Homeless advocates on Friday made a plea to city officials to implement new policies that will protect and help the city's less fortunate.
They led a protest that involved carrying a casket to 2nd Avenue South where the Metro Homelessness Commission held a meeting. The commission's new director Will Connelly walked with them in support.
The protest comes two weeks after a homeless man, James G. Fulmer, was found dead of hypothermia on the steps of a church in east Nashville. The group said Fulmer is one of four homeless men who have already died this year.
The advocates are asking for cheaper housing for the less fortunate. Currently there's only enough shelter space to house half of the homeless population.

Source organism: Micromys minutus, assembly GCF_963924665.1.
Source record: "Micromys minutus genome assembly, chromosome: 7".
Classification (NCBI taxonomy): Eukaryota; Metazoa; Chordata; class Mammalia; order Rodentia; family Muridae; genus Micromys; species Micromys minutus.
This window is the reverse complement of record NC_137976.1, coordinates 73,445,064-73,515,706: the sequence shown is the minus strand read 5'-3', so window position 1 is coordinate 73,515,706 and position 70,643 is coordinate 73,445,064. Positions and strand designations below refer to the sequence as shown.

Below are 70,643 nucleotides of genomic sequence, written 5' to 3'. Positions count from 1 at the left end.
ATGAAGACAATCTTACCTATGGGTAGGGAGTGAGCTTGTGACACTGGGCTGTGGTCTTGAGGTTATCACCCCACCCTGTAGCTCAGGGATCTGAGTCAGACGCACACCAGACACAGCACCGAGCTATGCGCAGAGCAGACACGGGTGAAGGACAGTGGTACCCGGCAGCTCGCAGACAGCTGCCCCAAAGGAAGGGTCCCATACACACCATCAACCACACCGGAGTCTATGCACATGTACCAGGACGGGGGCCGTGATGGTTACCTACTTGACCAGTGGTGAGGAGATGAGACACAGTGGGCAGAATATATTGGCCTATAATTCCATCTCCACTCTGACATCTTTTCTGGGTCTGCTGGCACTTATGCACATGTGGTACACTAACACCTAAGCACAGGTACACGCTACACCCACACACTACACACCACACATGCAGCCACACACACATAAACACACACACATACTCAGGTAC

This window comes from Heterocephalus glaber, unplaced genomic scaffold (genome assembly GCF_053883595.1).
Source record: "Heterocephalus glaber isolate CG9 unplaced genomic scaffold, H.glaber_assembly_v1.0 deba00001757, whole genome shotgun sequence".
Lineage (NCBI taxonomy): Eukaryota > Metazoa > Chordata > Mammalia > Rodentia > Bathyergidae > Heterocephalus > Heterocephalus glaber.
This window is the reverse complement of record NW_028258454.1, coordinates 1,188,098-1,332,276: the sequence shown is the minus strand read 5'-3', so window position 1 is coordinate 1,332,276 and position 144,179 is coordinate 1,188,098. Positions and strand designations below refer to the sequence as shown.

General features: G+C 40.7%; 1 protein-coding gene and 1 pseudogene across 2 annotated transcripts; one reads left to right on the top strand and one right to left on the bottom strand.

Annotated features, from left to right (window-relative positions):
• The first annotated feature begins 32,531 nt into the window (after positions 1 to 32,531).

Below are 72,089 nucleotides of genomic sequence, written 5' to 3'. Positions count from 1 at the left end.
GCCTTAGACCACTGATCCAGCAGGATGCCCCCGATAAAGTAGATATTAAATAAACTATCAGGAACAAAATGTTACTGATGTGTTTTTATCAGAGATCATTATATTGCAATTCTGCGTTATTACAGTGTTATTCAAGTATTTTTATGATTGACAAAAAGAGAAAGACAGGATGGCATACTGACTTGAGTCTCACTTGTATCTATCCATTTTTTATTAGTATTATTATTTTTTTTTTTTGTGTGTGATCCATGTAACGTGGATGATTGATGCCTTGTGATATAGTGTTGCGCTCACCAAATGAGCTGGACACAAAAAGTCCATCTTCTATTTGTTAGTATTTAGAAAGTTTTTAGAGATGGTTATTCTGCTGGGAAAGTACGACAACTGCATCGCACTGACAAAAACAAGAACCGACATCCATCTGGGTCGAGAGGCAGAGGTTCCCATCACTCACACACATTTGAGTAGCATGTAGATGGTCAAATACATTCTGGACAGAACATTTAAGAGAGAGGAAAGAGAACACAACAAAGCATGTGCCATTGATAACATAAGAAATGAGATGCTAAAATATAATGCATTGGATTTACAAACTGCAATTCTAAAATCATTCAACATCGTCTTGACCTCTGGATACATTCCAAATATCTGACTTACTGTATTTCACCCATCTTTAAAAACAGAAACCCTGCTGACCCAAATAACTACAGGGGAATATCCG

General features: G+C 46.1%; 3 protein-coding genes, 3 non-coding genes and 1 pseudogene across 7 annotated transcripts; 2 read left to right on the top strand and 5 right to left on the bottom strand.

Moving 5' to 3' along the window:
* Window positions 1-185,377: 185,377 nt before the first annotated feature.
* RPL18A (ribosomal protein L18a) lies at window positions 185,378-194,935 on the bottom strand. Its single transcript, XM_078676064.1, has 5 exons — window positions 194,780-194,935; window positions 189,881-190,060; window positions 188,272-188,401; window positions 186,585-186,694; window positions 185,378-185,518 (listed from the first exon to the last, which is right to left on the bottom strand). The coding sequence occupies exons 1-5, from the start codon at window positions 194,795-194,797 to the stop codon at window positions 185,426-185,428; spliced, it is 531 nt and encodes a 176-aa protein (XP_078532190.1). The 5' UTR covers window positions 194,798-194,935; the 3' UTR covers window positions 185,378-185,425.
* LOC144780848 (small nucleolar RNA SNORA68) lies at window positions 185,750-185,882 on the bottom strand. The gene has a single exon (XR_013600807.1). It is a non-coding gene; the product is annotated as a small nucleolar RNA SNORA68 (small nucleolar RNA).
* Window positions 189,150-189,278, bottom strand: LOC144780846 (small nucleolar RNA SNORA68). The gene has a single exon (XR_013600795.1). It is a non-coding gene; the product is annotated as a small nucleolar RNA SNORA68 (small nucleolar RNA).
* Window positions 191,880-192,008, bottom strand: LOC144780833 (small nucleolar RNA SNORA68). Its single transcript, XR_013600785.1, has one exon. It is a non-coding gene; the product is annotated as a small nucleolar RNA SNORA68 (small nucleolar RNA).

"We need more blanket drives. We need more shelter beds, and yes, we need those things, but there aren't enough shelter beds in Nashville because we don't have enough affordable housing. What we need is more low income housing, more affordable housing, more housing for people with bad backgrounds. We have waiting lists that are astronomical. People are dying before they get into housing in Nashville," said advocate Lindsey Krinks.
Krinks said she has high hopes that the commission will create permanent housing for the homeless community.
Connelly said he plans to have an emergency cold weather plan for the city by next winter.
He said his long term goal for the commission is creating more permanent housing for the homeless. If that's accomplished, he believes that will help create room at the shelters that already exist.
The commission has two and a half years to complete its new list of goals. The Metro Homeless Commission was only authorized to meet through 2015. City leaders will then decide whether to continue the commission.
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